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Black/White SAT Scores at Amherst

From page 22 of Race and Class Matters at an Elite College by Amherst professor Elizabeth Aries.


There was more than a 200 point difference (1284 versus 1488) in combined SAT scores between blacks and whites at Amherst. Although this data is a decade old and for Amherst, I believe that the same is true today and at places like Williams. Has anyone heard differently? And, as you would expect, students with lower SAT scores do much worse in Amherst classes:


Interesting stuff! Should we spend a week on other highlights from this book?

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#1 Comment By Williams Alum On May 10, 2017 @ 9:11 am

I vote no.

#2 Comment By Auberon Good On May 10, 2017 @ 9:27 am

I vote yes.

Some other trends I’d like to analyze: how predictive high school GPA is to college GPA, the SAT gap between asians and whites in elite campuses, and the GPA gap between asians and whites.

#3 Comment By Whitney Wilson ’90 On May 10, 2017 @ 10:52 am

I’m with Williams Alum on this one.

As I’ve mentioned before, I think that discussions of average grades/scores/accomplishments by groups of students broken down by race are divisive, and misleading on an individual level. That the “average” left-handed Eph has a combined SAT score of 1237 and a 3.76 GPA doesn’t tell us much about how any specific left-handed Eph has done.

#4 Comment By JCD On May 10, 2017 @ 12:55 pm

I vote yes. We need to know more about the consequences of discrimination against whites and Asians at Williams College.

#5 Comment By anonymoustoo On May 10, 2017 @ 11:48 pm

Waaaaaahhhhhh! Poor, poor white people! When will we ever get a break!

#6 Comment By i dont know why i come back.. On May 11, 2017 @ 3:05 am

Do you honestly believe this matters? Really and truly, if you’re the type of person who complains about grade inflation (as DDF is), then doing these two things you want this College to do would cancel each other out, as adding in more students who bubble answers in well would matter less as we would then curve everyone down and keep the GPAs the same. And because the harm here is the black kids have, on average, lower GPAs, (the horror!) the result of implementing both would be a similar-perhaps lower!-collection of GPAs for a radically less diverse and less interesting student body.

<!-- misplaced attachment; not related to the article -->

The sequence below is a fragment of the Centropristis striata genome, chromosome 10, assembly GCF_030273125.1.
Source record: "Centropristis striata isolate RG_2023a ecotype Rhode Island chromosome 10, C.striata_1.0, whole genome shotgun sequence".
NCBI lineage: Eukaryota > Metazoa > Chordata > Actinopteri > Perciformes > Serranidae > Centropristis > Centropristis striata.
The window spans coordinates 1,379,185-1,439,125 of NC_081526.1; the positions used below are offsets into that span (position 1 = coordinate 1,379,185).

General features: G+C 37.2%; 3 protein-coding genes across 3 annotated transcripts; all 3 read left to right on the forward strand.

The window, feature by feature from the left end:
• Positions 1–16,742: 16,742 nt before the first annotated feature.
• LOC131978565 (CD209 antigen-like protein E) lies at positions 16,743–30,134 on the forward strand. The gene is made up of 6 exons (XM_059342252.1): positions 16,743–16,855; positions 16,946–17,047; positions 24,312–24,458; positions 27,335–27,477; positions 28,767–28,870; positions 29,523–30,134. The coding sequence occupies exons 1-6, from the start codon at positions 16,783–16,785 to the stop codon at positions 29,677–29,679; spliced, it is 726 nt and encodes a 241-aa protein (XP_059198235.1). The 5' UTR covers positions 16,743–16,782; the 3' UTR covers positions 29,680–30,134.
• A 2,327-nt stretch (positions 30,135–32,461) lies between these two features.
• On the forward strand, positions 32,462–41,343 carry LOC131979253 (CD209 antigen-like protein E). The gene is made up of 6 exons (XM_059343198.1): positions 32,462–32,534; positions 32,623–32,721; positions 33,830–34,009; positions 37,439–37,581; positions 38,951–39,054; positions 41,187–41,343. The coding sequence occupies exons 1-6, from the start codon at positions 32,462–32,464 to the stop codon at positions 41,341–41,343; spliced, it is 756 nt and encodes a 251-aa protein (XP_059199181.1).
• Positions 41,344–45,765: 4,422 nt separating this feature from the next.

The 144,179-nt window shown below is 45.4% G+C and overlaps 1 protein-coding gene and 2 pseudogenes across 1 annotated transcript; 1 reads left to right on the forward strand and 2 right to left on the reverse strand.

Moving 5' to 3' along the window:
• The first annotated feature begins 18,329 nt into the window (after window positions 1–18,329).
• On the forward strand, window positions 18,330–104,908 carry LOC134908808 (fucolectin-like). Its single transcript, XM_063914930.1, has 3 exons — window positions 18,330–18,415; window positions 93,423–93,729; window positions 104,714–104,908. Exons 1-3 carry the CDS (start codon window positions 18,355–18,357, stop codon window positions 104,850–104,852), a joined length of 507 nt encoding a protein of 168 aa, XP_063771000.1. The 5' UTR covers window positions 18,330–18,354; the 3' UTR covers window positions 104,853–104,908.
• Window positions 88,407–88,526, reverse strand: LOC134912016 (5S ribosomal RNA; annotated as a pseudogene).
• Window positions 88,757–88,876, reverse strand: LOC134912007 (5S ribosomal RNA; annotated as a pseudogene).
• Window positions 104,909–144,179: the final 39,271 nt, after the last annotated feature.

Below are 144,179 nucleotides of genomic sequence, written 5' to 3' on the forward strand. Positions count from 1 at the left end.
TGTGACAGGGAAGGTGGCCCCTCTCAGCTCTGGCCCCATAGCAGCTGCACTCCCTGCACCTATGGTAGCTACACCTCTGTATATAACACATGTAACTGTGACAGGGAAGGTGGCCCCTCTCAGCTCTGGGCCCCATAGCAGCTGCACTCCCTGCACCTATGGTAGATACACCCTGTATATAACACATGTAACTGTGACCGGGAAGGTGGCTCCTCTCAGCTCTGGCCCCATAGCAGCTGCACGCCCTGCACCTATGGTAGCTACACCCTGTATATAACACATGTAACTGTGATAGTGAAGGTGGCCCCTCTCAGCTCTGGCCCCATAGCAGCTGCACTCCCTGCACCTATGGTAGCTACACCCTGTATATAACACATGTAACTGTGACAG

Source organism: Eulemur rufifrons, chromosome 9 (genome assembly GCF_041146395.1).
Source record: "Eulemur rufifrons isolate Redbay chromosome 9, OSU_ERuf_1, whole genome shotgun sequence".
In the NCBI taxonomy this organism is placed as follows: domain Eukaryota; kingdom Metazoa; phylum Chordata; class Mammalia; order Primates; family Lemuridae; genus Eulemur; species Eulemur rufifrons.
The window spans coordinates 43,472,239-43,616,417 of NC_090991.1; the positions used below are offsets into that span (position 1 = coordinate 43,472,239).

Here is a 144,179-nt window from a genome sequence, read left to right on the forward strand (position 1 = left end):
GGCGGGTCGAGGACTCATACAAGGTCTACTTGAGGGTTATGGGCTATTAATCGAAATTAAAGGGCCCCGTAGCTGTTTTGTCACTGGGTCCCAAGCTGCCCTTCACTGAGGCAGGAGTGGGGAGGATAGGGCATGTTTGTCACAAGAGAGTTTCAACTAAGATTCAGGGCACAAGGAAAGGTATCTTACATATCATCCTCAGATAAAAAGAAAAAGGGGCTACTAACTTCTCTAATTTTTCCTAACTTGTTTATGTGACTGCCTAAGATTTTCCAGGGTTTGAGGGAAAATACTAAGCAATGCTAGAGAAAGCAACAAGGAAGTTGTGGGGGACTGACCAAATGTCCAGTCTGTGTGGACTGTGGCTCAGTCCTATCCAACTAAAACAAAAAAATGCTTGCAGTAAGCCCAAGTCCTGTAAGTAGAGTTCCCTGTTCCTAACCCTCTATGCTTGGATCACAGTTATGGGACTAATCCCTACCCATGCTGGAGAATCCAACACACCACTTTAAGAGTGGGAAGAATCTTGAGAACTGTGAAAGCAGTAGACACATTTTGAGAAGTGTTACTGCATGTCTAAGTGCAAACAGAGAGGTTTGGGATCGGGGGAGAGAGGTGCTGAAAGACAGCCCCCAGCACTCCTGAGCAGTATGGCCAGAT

#7 Comment By Williams Alum On May 11, 2017 @ 9:06 am

I feel relatively confident 5 and 6 are both no votes, despite not saying so explicitly. Looks like 4 against, 2 for. Uhhh

#8 Comment By JCD On May 11, 2017 @ 9:50 am

– Anonymoustoo

It’s not so funny when you are the white boy or girl who is discriminated against by affirmative action. This sort of discrimination that creates hatreds and resentments that last a lifetime.

#9 Comment By Auberon Good On May 11, 2017 @ 9:50 am

Looks like the majority voted for discouraging the minority from talking about… minorities. Ah well.

To 6, DDF’s goal is to gauge the average academic capabilities of demographics in elite campuses, which exist primarily to realize the potential of the nation’s brightest. That whites as a group are more adept at academia, even taking into account socio-economic factors, than blacks should be important for elite colleges to understand, if they are interested in gathering a truly exceptional student body.

#10 Comment By Williams Alum On May 11, 2017 @ 12:40 pm

I’m not not sure that I should DDFs goal…

#11 Comment By Williams Alum On May 11, 2017 @ 12:41 pm

Accidentally two “not”s…

#12 Comment By Williams Alum On May 11, 2017 @ 12:41 pm

Wow autocorrect is butchering me here. Should have read:

I’m not sure that is DDF’s goal…

#13 Comment By sigh On May 11, 2017 @ 1:16 pm